1969 Chris Craft Roamer 46: The Refit Begins

In late 2007, we acquired our 1969 Chris Craft Roamer 46. Sa Va had been sitting unloved at Colton’s Point Marina in southern Maryland since the mid-1980s. Fortunately, she hadn’t been molested in all of those years, and virtually all of the original bits and pieces that make old Chris Crafts special were still there.

“Just needs engines and a paint job” is what the seller said.



Pretty lines, but oh…so raggedy.

Not much better from the stern

That plywood aft enclosure and the crane on top don’t help.

The helm was modified but still had lots of original bits

The foredeck was maybe the nicest part of the whole boat

But the paint was in bad shape and the varnish had long since fallen off the mahogany toe rail. still…all the original bits were there.

The tattered curtains gave Sa Va a ghost ship vibe

The original owner cut the factory hatch out of the cabin so he could do a repower in 1972, but it wasn’t re-installed in a very good way. Still, the lines are classic Chris Craft, and we like that.

The salon and galley were cluttered and dirty, but things didn’t look too bad

Maybe all this boat needed was engines and a paint job!

All of the original cabinetry bits, light fixtures, etc were there

The interior cabinetry really looks pretty good

Nice ambiance with the ghost curtains, eh?

The woodwork, though, appeared to be in surprisingly good condition.

The aft cabin had the classic 1960s Ozzy and Harriet beds (what were they thinking???)

But the floors were in good shape and all of the bits and pieces were there.

Aft stateroom cabinetry was in good condition

But it had been painted with acrylic house paint that was peeling off. Where it wasn’t peeling, it was hosting an unhealthy population of mold. Yup…just needs engines and a paint job.

The aft stateroom had an en suite head and shower, but it would take a lot of scrubbing to clean that up

Maybe it’s best to just rip it out and start over…

The 534ci Super SeaMaster twin turbo gas engines were shot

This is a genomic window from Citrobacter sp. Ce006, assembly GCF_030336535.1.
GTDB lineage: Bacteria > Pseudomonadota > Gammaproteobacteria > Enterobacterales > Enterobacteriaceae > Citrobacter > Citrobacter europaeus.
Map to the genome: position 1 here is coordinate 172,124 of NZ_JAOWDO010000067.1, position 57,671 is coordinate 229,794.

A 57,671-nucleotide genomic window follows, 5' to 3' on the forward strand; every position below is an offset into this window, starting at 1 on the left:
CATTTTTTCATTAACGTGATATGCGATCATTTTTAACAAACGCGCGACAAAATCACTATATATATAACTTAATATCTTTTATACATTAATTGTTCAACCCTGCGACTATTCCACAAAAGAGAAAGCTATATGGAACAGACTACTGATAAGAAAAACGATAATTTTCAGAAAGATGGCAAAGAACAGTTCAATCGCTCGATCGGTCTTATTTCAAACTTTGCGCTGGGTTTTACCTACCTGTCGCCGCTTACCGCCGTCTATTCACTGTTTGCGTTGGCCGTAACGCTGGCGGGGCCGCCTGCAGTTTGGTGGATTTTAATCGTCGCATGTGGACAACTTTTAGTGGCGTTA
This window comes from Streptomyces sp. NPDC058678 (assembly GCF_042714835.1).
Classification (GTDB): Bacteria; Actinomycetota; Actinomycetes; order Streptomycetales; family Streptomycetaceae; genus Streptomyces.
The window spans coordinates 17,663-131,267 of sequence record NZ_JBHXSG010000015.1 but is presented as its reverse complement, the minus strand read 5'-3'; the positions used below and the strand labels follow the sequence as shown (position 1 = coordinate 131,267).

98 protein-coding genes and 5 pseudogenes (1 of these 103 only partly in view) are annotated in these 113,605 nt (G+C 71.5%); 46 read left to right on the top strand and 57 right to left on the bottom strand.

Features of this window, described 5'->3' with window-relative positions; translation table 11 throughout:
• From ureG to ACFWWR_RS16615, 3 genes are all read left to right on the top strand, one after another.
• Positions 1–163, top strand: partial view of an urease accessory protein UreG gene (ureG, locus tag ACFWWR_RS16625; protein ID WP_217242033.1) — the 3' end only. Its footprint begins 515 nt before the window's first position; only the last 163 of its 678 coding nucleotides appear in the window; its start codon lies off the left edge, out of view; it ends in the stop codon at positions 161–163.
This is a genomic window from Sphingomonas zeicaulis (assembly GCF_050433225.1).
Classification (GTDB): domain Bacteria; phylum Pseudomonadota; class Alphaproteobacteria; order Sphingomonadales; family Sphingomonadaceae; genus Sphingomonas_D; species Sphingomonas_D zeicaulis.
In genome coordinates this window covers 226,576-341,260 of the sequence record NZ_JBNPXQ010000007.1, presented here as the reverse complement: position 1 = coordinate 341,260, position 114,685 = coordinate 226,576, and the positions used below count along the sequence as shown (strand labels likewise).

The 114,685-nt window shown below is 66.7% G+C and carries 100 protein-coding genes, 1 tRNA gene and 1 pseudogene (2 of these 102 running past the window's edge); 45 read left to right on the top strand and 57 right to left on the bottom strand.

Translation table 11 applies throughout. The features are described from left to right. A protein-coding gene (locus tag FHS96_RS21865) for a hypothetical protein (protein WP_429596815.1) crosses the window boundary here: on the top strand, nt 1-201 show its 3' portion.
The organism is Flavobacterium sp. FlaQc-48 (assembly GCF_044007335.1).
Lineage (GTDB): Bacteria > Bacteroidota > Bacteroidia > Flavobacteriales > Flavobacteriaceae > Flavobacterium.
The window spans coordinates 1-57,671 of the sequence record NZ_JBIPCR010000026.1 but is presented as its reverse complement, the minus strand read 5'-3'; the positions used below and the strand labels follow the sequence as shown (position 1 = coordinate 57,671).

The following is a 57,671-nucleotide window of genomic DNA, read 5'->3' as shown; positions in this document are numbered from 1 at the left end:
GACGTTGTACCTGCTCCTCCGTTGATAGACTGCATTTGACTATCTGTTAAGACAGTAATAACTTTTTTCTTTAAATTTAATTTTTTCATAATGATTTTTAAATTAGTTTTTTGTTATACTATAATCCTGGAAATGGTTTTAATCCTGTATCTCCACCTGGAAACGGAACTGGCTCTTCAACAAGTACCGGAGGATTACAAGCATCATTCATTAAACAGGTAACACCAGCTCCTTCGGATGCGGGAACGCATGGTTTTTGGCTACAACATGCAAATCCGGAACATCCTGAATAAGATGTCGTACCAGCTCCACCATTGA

They’d been getting wet from rain falling through the failed cabin top hatch since the 1980s. They’d have to come out.

In spite of all the problems, we saw potential in the old girl. So in November 2007, we got her and started what has become a long-term refit.

Step 1: Dejunk, Disassemble and Demolition.


6 comments on “1969 Chris Craft Roamer 46: The Refit Begins

  1. Q,

    I know it is a long shot but do you still have the transom mounted underwater exhaust mufflers? If so I’m interested.

    • 1969roamer46 says:

      Hi Warren. Sorry, but I sold those a few years ago. They didn’t sell for the longest time, then in one week I got three inquiries. They ended up in Canada.

  2. I must say, your thoughtful photo-documentary really serves as a “guiding light” to all fellow Roameros and classic CC boat owners alike. Very few, I dare say a mere handful of enthusiasts have taken the time and trouble that you obviously have devoted towards edumacting (sic, bushism) the us and the resplendent fleet that will certainly follow in the wake of this, the finest 46 now extant.
    “Tin Tonic”

  3. steven m. kotraba says:

    Thanx so much for the photos and the dialogue. I’ve seen other treasures llike yours and I do mean treasures. Good thing you saw her first.

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